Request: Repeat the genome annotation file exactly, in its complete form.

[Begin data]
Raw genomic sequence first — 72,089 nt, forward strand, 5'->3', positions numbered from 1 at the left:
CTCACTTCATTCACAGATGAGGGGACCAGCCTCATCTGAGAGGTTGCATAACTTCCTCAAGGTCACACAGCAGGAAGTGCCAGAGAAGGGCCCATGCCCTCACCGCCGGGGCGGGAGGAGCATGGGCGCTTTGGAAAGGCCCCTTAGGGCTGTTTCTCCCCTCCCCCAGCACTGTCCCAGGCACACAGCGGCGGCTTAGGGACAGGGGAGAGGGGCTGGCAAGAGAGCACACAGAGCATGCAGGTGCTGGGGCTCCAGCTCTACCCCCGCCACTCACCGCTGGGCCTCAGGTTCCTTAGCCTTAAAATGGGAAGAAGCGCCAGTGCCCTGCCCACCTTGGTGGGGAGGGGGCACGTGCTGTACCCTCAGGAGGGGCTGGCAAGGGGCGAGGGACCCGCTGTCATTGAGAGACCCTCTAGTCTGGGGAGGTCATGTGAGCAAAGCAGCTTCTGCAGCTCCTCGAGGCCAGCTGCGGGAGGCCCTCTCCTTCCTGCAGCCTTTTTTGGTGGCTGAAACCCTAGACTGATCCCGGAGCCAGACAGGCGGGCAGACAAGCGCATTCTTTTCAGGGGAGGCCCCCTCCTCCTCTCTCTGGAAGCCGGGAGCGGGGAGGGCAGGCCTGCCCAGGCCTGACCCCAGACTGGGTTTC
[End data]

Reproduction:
Raw genomic sequence first — 72,089 nt, forward strand, 5'->3', positions numbered from 1 at the left:
CTCACTTCATTCACAGATGAGGGGACCAGCCTCATCTGAGAGGTTGCATAACTTCCTCAAGGTCACACAGCAGGAAGTGCCAGAGAAGGGCCCATGCCCTCACCGCCGGGGCGGGAGGAGCATGGGCGCTTTGGAAAGGCCCCTTAGGGCTGTTTCTCCCCTCCCCCAGCACTGTCCCAGGCACACAGCGGCGGCTTAGGGACAGGGGAGAGGGGCTGGCAAGAGAGCACACAGAGCATGCAGGTGCTGGGGCTCCAGCTCTACCCCCGCCACTCACCGCTGGGCCTCAGGTTCCTTAGCCTTAAAATGGGAAGAAGCGCCAGTGCCCTGCCCACCTTGGTGGGGAGGGGGCACGTGCTGTACCCTCAGGAGGGGCTGGCAAGGGGCGAGGGACCCGCTGTCATTGAGAGACCCTCTAGTCTGGGGAGGTCATGTGAGCAAAGCAGCTTCTGCAGCTCCTCGAGGCCAGCTGCGGGAGGCCCTCTCCTTCCTGCAGCCTTTTTTGGTGGCTGAAACCCTAGACTGATCCCGGAGCCAGACAGGCGGGCAGACAAGCGCATTCTTTTCAGGGGAGGCCCCCTCCTCCTCTCTCTGGAAGCCGGGAGCGGGGAGGGCAGGCCTGCCCAGGCCTGACCCCAGACTGGGTTTC